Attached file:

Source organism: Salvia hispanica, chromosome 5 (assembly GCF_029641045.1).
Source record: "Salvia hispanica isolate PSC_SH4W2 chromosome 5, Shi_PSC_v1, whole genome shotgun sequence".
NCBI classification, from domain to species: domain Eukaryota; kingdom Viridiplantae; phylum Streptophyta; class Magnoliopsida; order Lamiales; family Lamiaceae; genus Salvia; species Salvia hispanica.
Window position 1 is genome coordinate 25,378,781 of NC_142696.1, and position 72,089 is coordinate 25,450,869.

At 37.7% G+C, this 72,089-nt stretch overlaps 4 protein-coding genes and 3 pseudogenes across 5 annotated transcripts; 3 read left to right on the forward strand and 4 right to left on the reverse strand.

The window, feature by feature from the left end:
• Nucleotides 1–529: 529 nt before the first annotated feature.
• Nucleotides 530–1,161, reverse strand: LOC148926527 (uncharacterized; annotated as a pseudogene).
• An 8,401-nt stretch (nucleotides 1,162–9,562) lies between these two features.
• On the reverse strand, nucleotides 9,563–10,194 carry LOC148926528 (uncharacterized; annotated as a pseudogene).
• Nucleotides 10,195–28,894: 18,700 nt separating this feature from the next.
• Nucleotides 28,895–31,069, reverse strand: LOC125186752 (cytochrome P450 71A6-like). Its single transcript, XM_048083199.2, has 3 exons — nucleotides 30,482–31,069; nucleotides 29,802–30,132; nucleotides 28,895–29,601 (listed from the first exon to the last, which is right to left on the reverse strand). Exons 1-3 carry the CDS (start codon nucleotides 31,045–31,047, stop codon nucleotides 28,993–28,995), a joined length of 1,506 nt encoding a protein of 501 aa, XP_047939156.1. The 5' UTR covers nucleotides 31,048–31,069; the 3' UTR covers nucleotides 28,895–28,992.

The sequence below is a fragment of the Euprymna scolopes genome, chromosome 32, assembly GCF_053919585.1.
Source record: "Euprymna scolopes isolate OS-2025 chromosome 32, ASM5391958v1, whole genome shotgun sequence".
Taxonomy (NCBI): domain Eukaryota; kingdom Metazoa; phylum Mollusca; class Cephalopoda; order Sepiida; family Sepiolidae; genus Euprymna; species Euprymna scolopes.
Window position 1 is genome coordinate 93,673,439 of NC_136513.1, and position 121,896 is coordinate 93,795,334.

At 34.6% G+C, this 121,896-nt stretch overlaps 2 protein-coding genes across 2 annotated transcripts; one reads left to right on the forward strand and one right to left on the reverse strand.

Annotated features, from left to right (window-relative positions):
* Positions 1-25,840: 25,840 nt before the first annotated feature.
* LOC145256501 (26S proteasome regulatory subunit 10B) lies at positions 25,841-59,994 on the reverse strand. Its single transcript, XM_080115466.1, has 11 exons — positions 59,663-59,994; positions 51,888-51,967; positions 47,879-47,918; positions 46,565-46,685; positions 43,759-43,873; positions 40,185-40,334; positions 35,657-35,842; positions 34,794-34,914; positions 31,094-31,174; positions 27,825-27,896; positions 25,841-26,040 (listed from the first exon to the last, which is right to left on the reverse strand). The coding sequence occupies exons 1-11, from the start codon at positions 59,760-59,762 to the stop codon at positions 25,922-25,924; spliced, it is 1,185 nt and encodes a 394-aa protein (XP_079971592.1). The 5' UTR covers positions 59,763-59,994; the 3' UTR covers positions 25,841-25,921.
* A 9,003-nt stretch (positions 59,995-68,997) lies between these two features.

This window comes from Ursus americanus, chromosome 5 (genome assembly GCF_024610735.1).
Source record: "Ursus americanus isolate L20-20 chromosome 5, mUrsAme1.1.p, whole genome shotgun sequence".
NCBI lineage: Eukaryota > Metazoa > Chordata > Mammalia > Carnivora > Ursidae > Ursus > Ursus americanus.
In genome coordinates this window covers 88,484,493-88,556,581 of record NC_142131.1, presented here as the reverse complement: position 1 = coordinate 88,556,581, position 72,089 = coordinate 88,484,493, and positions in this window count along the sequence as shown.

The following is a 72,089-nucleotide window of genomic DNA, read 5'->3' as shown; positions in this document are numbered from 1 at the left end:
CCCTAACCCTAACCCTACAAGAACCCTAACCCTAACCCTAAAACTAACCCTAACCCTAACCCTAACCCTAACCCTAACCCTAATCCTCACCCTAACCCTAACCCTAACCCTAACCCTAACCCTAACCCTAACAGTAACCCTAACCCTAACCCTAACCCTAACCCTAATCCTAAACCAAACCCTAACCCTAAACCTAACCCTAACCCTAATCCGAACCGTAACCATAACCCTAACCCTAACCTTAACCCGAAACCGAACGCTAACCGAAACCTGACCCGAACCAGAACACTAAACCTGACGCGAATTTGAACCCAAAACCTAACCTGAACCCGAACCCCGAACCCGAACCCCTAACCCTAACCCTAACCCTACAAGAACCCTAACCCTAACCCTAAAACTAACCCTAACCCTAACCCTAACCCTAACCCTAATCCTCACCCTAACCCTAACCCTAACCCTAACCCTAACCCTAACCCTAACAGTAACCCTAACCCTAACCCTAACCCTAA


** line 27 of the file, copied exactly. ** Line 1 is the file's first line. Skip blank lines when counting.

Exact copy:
CCCTAACCCTAACCCTACAAGAACCCTAACCCTAACCCTAAAACTAACCCTAACCCTAACCCTAACCCTAACCCTAACCCTAATCCTCACCCTAACCCTAACCCTAACCCTAACCCTAACCCTAACCCTAACAGTAACCCTAACCCTAACCCTAACCCTAACCCTAATCCTAAACCAAACCCTAACCCTAAACCTAACCCTAACCCTAATCCGAACCGTAACCATAACCCTAACCCTAACCTTAACCCGAAACCGAACGCTAACCGAAACCTGACCCGAACCAGAACACTAAACCTGACGCGAATTTGAACCCAAAACCTAACCTGAACCCGAACCCCGAACCCGAACCCCTAACCCTAACCCTAACCCTACAAGAACCCTAACCCTAACCCTAAAACTAACCCTAACCCTAACCCTAACCCTAACCCTAATCCTCACCCTAACCCTAACCCTAACCCTAACCCTAACCCTAACCCTAACAGTAACCCTAACCCTAACCCTAACCCTAA